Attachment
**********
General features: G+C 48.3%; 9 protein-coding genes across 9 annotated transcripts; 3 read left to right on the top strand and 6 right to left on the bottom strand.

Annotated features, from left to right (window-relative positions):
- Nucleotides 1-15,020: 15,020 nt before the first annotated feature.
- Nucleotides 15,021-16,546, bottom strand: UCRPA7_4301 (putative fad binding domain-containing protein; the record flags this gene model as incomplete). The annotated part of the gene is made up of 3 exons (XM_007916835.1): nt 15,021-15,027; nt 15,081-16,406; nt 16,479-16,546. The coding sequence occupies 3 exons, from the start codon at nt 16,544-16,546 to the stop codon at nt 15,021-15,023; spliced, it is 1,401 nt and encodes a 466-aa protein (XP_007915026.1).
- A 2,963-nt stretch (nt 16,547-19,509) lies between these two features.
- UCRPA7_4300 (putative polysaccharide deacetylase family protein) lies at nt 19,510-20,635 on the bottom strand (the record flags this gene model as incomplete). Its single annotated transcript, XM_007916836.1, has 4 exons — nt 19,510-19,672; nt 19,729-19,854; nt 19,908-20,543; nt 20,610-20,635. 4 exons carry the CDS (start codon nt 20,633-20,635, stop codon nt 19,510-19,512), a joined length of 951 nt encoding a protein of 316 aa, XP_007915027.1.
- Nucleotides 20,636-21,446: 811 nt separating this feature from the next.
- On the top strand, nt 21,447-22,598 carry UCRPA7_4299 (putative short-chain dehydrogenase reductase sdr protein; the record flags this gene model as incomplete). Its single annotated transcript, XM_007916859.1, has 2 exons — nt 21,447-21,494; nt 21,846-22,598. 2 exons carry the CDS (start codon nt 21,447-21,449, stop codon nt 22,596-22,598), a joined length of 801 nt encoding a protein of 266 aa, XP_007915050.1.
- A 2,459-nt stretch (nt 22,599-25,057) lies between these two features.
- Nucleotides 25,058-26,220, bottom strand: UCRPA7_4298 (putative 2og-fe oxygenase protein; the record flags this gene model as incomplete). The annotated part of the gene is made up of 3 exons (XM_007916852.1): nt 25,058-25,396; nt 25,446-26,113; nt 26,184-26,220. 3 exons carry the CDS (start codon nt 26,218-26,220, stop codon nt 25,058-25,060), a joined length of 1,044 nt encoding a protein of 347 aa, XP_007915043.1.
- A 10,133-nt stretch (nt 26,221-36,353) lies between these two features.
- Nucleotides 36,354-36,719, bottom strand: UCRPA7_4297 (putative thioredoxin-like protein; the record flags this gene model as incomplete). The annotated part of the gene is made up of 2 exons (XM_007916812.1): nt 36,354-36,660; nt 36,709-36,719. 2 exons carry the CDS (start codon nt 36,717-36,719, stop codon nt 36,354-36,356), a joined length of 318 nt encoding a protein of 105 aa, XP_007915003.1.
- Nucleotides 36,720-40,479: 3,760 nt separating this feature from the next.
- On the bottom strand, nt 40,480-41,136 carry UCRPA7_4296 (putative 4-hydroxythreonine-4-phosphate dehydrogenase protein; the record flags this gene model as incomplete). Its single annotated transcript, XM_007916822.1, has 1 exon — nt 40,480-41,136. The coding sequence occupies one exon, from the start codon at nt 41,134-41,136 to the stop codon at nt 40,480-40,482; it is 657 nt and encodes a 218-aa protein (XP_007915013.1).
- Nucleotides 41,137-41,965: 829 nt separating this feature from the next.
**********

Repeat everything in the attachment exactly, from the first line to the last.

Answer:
General features: G+C 48.3%; 9 protein-coding genes across 9 annotated transcripts; 3 read left to right on the top strand and 6 right to left on the bottom strand.

Annotated features, from left to right (window-relative positions):
- Nucleotides 1-15,020: 15,020 nt before the first annotated feature.
- Nucleotides 15,021-16,546, bottom strand: UCRPA7_4301 (putative fad binding domain-containing protein; the record flags this gene model as incomplete). The annotated part of the gene is made up of 3 exons (XM_007916835.1): nt 15,021-15,027; nt 15,081-16,406; nt 16,479-16,546. The coding sequence occupies 3 exons, from the start codon at nt 16,544-16,546 to the stop codon at nt 15,021-15,023; spliced, it is 1,401 nt and encodes a 466-aa protein (XP_007915026.1).
- A 2,963-nt stretch (nt 16,547-19,509) lies between these two features.
- UCRPA7_4300 (putative polysaccharide deacetylase family protein) lies at nt 19,510-20,635 on the bottom strand (the record flags this gene model as incomplete). Its single annotated transcript, XM_007916836.1, has 4 exons — nt 19,510-19,672; nt 19,729-19,854; nt 19,908-20,543; nt 20,610-20,635. 4 exons carry the CDS (start codon nt 20,633-20,635, stop codon nt 19,510-19,512), a joined length of 951 nt encoding a protein of 316 aa, XP_007915027.1.
- Nucleotides 20,636-21,446: 811 nt separating this feature from the next.
- On the top strand, nt 21,447-22,598 carry UCRPA7_4299 (putative short-chain dehydrogenase reductase sdr protein; the record flags this gene model as incomplete). Its single annotated transcript, XM_007916859.1, has 2 exons — nt 21,447-21,494; nt 21,846-22,598. 2 exons carry the CDS (start codon nt 21,447-21,449, stop codon nt 22,596-22,598), a joined length of 801 nt encoding a protein of 266 aa, XP_007915050.1.
- A 2,459-nt stretch (nt 22,599-25,057) lies between these two features.
- Nucleotides 25,058-26,220, bottom strand: UCRPA7_4298 (putative 2og-fe oxygenase protein; the record flags this gene model as incomplete). The annotated part of the gene is made up of 3 exons (XM_007916852.1): nt 25,058-25,396; nt 25,446-26,113; nt 26,184-26,220. 3 exons carry the CDS (start codon nt 26,218-26,220, stop codon nt 25,058-25,060), a joined length of 1,044 nt encoding a protein of 347 aa, XP_007915043.1.
- A 10,133-nt stretch (nt 26,221-36,353) lies between these two features.
- Nucleotides 36,354-36,719, bottom strand: UCRPA7_4297 (putative thioredoxin-like protein; the record flags this gene model as incomplete). The annotated part of the gene is made up of 2 exons (XM_007916812.1): nt 36,354-36,660; nt 36,709-36,719. 2 exons carry the CDS (start codon nt 36,717-36,719, stop codon nt 36,354-36,356), a joined length of 318 nt encoding a protein of 105 aa, XP_007915003.1.
- Nucleotides 36,720-40,479: 3,760 nt separating this feature from the next.
- On the bottom strand, nt 40,480-41,136 carry UCRPA7_4296 (putative 4-hydroxythreonine-4-phosphate dehydrogenase protein; the record flags this gene model as incomplete). Its single annotated transcript, XM_007916822.1, has 1 exon — nt 40,480-41,136. The coding sequence occupies one exon, from the start codon at nt 41,134-41,136 to the stop codon at nt 40,480-40,482; it is 657 nt and encodes a 218-aa protein (XP_007915013.1).
- Nucleotides 41,137-41,965: 829 nt separating this feature from the next.